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‘Roval’ Was Fun Dumpster Fire

| Managing Editor, RacinToday.com Sunday, October 7 2018

Last weekend’s road race at Charlotte Motor Speedway featured the inexplicable. (RacinToday/HHP file photo by Garry Eller)

Finally, last weekend, finally, something splatted against the wall and stuck for NASCAR. The bad news for North America’s premier stock car racing series, however, continues to be the large pile of refuse that has slid down that wall and is laying there steaming and congealing.

The final laps of Sunday’s race at the Charlotte “Roval” were highly interesting. Albeit interesting in a shocking kind of way as top driver after top driver chose to blow toe after toe off their own feet.

If you like Jimmie Johnson even just a little bit, you had to be undergoing a WTF moment when he senselessly chose to attempt a bizarre pass of race leader Martin Truex Jr. on the final turn of the final lap at the CMS infield road course.

The seven-time Cup champ was running second at the time and had he finished in that position, he would still be thinking about celebrating an unprecedented eighth championship next month in South Florida.

It was all so un-Johnson-like. To that point in his career, he had paved his road to the Hall of Fame one careful brick at a time by quietly making good decisions.

He and his Hendrick Motorsports team had been making on-track progress late in the season and with a little luck and, perhaps, some non-thinking mistakes by others, No. 8 for No. 48 just might have been in the offing.

He just wanted to win, he said. He just wanted to end his painful futility streak at 52 races.

As he explained it on camera after the race, it was all so reminiscent of stick-and-ball athletes attempting to defend non-defensible personal and athletic-field meltdowns by saying “I just want to win so badly”.

Johnson, last Sunday, ended up thinking little picture.

And how about Brad Keselowski, Kyle Busch – both former Cup champions – and Kyle Larson driving straight into a tire barrier on a restart while running at the front of the field late in the race?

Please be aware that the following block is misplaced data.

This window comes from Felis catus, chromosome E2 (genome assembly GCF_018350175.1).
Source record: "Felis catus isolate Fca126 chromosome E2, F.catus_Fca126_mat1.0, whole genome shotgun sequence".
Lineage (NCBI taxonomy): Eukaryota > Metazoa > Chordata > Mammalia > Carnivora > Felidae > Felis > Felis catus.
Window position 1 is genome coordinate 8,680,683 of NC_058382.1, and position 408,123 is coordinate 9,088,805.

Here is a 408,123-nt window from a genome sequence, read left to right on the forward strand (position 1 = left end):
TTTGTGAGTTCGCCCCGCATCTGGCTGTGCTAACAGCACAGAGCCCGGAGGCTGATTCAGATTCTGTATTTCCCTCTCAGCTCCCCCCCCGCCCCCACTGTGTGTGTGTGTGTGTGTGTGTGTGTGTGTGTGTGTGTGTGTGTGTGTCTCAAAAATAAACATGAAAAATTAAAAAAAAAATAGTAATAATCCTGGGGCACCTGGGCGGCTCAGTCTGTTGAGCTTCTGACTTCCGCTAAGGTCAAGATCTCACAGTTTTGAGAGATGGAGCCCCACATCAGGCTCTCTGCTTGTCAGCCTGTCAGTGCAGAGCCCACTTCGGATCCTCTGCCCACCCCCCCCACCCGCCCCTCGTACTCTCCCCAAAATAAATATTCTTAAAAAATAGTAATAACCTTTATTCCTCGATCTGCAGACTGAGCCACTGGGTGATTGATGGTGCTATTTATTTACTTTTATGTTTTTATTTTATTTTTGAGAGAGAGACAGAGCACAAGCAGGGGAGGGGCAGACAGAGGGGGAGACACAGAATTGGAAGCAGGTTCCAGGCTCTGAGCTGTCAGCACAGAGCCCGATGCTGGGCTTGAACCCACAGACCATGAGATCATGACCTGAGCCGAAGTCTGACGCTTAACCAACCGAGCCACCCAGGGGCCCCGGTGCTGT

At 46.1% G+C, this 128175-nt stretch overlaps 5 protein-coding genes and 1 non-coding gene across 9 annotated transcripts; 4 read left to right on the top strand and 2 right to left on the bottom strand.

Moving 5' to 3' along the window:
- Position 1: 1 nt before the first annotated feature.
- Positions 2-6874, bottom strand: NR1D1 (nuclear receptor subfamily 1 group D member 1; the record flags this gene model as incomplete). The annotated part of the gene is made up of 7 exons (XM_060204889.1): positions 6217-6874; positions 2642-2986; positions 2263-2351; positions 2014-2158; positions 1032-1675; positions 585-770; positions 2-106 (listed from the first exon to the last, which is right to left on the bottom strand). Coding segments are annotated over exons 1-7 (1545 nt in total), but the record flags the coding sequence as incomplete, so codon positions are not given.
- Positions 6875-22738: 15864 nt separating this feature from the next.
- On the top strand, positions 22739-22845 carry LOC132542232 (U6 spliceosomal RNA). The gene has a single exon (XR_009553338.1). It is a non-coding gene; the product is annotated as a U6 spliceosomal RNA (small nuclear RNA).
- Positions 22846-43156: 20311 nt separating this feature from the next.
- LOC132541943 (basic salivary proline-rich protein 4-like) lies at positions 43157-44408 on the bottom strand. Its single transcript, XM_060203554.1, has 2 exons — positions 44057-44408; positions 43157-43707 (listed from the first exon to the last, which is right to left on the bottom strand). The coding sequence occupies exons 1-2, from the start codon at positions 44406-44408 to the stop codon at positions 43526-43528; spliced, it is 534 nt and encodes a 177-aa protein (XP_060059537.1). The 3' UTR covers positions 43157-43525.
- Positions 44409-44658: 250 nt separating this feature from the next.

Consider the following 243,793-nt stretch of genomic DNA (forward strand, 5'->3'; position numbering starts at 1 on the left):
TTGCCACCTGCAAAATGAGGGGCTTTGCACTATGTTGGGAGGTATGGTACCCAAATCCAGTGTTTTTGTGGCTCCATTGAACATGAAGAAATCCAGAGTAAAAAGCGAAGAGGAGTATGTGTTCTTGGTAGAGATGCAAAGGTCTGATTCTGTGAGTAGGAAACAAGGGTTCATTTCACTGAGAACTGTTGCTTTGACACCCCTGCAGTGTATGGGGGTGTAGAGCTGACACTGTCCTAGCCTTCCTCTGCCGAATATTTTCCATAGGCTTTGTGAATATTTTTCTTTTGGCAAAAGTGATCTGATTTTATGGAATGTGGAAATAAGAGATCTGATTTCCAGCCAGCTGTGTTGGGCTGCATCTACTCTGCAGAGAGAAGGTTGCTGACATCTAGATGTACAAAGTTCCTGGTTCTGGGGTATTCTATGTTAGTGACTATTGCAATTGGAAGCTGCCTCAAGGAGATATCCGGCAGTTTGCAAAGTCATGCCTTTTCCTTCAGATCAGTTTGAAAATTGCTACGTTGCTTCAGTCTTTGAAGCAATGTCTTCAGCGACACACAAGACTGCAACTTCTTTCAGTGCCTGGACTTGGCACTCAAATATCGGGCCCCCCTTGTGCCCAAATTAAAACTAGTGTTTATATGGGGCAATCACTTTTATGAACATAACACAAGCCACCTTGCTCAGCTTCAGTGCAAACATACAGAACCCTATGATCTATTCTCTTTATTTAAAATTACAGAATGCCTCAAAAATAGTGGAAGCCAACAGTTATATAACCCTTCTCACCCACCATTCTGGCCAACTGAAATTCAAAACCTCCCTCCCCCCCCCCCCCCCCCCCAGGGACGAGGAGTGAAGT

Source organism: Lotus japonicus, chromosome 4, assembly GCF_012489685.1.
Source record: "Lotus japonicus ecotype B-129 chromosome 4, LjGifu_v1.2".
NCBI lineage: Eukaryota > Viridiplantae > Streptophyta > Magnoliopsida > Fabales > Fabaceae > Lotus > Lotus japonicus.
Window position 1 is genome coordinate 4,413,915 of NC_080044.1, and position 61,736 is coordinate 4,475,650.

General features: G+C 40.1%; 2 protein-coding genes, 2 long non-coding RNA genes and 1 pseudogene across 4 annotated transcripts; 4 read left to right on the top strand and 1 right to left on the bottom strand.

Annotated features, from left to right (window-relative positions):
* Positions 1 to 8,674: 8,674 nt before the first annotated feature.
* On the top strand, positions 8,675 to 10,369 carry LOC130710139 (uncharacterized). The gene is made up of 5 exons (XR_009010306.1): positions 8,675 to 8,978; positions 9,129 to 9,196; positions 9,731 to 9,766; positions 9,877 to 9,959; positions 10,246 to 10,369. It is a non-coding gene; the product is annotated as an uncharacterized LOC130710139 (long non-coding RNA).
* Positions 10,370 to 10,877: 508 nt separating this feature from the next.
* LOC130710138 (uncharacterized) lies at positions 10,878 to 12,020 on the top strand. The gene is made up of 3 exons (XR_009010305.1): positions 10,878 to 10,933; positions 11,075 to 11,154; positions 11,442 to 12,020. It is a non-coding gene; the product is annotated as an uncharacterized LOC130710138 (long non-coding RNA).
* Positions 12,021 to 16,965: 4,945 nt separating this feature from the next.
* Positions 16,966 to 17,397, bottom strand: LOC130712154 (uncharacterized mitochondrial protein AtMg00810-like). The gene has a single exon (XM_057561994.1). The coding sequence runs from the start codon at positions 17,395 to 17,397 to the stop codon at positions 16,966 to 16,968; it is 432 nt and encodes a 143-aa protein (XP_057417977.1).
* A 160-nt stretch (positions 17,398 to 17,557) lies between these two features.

That incident had some reason behind it: old tires and a tight field behind them but champions and would-be champs driving like texting teens?

Winner Ryan Blaney was good post-race too as he fumbled for a reaction to his taking advantage of the surprise circumstances of the Johnson-Truex say what? moment.

Finally the sight of Larson muscling his demolished car around the track like a drunk trying to flee a post bar time street wreck was old-school beautiful.

So yes, the first Roval race at CMS had its entertaining moments. The only complaint about a road course in the playoffs is that the road course should be a real road course. VIR, Barber or Road America come to mind.

The problem for many fans continues to be the problem that has been growing and reproducing since Brian France and his band of beancounters took over the sport: the gimmickization of NASCAR.

First and foremost, stage racing is garbage. No matter how constant and how loudly the sport and its media “partners” try to brand it as wonderful, exciting stuff, the view here is that it is garbage.

It plucks simplicity and replaces it unnecessary complexity. It does not add drama to races and championship runs. It adds melodrama.

And the last thing the sport’s fans need are those 10-minute, commercial-filled breaks between stages.

This stage racing crap with its stage points and playoff points is insulting. It would be like the NFL giving final-score points for teams getting 20 or more first downs, or for time of possession or for most players over 300 pounds.

Ditto for cutdown playoffs, wave arounds, free passes, plates and tapered spacers, endless pre-race gabfests…

The expectation here is that on Sunday in Dover, it will be back to the same old, same old.

| Managing Editor, RacinToday.com Sunday, October 7 2018
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